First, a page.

My name is Earl . . . - SailNet Community
 
LinkBack Thread Tools
post #1 of 4 Old 02-26-2006 Thread Starter
Member
 
Join Date: Mar 2003
Location: Texas
Posts: 72
Thanks: 0
Thanked 0 Times in 0 Posts
Rep Power: 13
 
My name is Earl . . .

(I hope this comes across as intended)---

My name's not Earl, but I have a confession. This concerns a single-handed sailor in the BVI's in October of 1998 when I was chartering out of Tortola with my wife on our honeymoon.

The confession is that I knew nothing at that time of cruising and barely more of sailing. My wife and I met on a sailing charter in the spring of 1998 and at the time of this story we were on our honeymoon. I had no previous sailing experience except several courses and my wife had about twice as much as I. We chartered a Bene 45 out of The Moorings in Tortola for two weeks--the first week with a stay-aboard instructor and the second week on our own. The first week we dodged the tropical wave that later became Hurricane Mitch and sank the Fantome (we met on her sistership the Polynesia). The second week we decided to sail to St. Croix from Soper's Hole and this is where the story really begins.

We found a spot in Soper's Hole to anchor (which we did without any yelling if you can believe it) and then decided to go ashore for something to eat. About that time, from a well-used but decent sloop not far away a young man approached in a dinghy, saying "hello." My wife is from Toronto, and I'm from Houston, and so we were both a little wary and just exchanged "hi" and "how are you" and that was that. He said he was by himself and was down from the states, blah blah blah. We later saw him ashore eating dinner by himself while these two newlyweds took our own table.

I'm sure it's possible that he was ultimately up to no good and might have robbed us blind on the pretence of helping us with some newbie problem or other. But I don't think so.

In retrospect, I think my wife and I passed on a great opportunity to spend a few moments with someone who was doing what now we dream of--casting off and sailing away. Truthfully, our defenses were up coming from big cities and trust was down. And while I can't find you like the television character tries to do and make things right, let me say that if you're out there, I hope your voyages have been safe and your anchorages pleasant. My wife and I often think back to that time and wish we had been more social to the kind of person that we now aspire to be.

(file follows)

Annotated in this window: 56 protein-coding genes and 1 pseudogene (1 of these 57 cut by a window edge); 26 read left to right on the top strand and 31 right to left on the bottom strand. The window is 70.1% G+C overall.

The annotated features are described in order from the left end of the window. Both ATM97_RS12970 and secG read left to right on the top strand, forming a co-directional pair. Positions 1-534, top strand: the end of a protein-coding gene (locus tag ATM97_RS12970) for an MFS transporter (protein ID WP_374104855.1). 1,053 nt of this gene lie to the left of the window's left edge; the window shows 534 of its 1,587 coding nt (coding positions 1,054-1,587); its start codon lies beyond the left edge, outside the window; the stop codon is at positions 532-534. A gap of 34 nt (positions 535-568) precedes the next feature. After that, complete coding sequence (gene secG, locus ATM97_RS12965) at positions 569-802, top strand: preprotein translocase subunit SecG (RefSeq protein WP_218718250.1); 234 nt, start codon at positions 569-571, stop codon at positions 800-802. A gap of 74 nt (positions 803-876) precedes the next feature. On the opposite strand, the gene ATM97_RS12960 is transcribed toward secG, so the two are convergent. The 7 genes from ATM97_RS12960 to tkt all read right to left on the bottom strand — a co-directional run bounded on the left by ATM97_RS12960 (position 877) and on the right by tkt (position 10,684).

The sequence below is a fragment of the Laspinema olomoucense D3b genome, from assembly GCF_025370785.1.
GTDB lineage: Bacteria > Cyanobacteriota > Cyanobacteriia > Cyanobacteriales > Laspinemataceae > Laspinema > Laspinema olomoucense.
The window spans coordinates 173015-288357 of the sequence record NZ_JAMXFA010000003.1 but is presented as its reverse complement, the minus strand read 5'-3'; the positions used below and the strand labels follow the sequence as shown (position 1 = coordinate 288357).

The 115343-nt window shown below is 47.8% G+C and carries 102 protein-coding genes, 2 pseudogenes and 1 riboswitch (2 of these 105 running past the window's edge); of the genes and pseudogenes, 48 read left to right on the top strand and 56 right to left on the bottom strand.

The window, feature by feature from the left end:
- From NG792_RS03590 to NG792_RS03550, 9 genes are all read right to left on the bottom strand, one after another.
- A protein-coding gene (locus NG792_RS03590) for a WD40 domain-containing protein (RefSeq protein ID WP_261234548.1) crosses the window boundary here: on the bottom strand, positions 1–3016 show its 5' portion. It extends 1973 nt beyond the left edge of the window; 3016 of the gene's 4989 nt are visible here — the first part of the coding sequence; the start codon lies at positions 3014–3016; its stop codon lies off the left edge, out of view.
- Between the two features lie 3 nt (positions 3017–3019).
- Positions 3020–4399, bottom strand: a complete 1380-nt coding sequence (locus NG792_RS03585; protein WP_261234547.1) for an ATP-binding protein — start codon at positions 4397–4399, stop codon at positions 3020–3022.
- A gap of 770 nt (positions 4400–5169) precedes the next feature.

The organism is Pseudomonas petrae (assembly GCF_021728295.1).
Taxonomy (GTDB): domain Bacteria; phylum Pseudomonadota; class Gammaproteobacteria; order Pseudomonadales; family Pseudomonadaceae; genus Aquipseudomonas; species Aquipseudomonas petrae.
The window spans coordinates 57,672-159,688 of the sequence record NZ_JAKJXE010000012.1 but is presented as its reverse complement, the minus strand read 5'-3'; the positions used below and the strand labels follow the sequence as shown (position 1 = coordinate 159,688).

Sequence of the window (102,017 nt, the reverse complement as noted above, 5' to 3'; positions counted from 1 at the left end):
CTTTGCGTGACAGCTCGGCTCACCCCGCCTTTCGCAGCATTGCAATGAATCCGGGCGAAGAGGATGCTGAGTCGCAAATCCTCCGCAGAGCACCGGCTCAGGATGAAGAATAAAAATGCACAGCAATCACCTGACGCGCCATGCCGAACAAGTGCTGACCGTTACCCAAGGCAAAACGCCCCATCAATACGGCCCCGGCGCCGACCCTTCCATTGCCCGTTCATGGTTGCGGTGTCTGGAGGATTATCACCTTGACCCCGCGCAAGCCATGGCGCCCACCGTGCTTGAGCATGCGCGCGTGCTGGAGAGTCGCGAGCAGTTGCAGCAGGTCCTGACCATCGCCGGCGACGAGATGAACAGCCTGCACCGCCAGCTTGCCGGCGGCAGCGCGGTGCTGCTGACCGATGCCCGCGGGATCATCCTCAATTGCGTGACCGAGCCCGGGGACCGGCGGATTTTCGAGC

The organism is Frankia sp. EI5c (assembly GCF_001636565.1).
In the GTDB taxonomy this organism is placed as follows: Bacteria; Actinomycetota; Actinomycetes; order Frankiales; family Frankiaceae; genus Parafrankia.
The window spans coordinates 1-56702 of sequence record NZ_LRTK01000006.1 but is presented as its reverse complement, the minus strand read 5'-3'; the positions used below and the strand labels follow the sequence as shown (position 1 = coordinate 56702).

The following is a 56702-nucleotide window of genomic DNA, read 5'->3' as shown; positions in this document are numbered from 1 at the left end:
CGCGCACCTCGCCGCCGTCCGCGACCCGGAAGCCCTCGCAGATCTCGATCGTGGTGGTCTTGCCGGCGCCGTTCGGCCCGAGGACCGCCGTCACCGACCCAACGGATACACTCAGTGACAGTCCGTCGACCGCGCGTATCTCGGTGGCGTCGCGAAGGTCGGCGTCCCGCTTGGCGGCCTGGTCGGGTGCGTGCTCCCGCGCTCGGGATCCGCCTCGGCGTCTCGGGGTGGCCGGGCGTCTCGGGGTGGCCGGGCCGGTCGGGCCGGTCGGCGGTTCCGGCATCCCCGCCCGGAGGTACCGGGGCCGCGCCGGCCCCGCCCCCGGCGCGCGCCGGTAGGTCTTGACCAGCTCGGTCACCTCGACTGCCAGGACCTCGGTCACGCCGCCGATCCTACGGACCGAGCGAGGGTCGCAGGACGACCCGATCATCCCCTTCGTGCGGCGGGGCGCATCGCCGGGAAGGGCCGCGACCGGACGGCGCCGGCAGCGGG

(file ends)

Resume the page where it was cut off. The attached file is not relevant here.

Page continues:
Cheers to all far from home but close to port,
Mark

Last edited by Mkfcdl; 02-26-2006 at 04:10 PM.
Mkfcdl is offline  
Quote Quick Reply Share with Facebook
Sponsored Links
Advertisement
 
post #2 of 4 Old 02-26-2006
Wandering Aimlessly
 
PBzeer's Avatar
 
Join Date: Nov 2002
Location: Cruising
Posts: 21,009
Thanks: 0
Thanked 92 Times in 89 Posts
Rep Power: 15
     
Well said.

John
PBzeer is offline  
Quote Quick Reply Share with Facebook
post #3 of 4 Old 02-26-2006 Thread Starter
Member
 
Join Date: Mar 2003
Location: Texas
Posts: 72
Thanks: 0
Thanked 0 Times in 0 Posts
Rep Power: 13
 
A sundowner in your honor

The irony is that I'm planning a single-handed trip from Texas to the Bahamas as we speak (where my wife and daughter will join me). Maybe I'll run into the guy and buy him a drink.

Or maybe some newlywed couple from a big city will say "hello" to me on my dinghy and feel uncomfortable as I wait for an invitation to buy them a drink...

Cheers,
Mark
Mkfcdl is offline  
Quote Quick Reply Share with Facebook
post #4 of 4 Old 02-28-2006
Senior Member
 
Join Date: Jun 2001
Location: Wilson, NY
Posts: 562
Thanks: 0
Thanked 0 Times in 0 Posts
Rep Power: 15
 
i sailed with Earl

Not related to the subject here, but you did bring up Earl. Earl was not a sailor, but had gone out with me quite a few times. I thought he had picked some skills up. After one nice sail we were heading into my slip. I explained to Earl that as the forward quarter passed near the pier, as I turned in, it would be a good time to step off the boat on to the dock. Silly me. I assumed he would know that his mission was to take the bow line with him, but he never thought of that. Of course the wind blew the bow off the pier and a perfect docking was turned into a mad scramble. Earl was, however, safely standing on the dock from where he could watch the ensuing show.

I have another Earl story, but will resist for now.
Irwin32 is offline  
Quote Quick Reply Share with Facebook
Reply

Quick Reply
Message:
Options

Register Now



In order to be able to post messages on the SailNet Community forums, you must first register.
Please enter your desired user name, your email address and other required details in the form below.
Please note: After entering 3 characters a list of Usernames already in use will appear and the list will disappear once a valid Username is entered.


User Name:
Password
Please enter a password for your user account. Note that passwords are case-sensitive.

Password:


Confirm Password:
Email Address
Please enter a valid email address for yourself.

Email Address:
OR

Log-in









Human Verification

In order to verify that you are a human and not a spam bot, please enter the answer into the following box below based on the instructions contained in the graphic.




Currently Active Users Viewing This Thread: 1 (0 members and 1 guests)
 
Thread Tools
Show Printable Version Show Printable Version
Email this Page Email this Page



Posting Rules  
You may post new threads
You may post replies
You may not post attachments
You may not edit your posts

BB code is On
Smilies are On
[IMG] code is On
HTML code is On
Trackbacks are On
Pingbacks are On
Refbacks are On

 
For the best viewing experience please update your browser to Google Chrome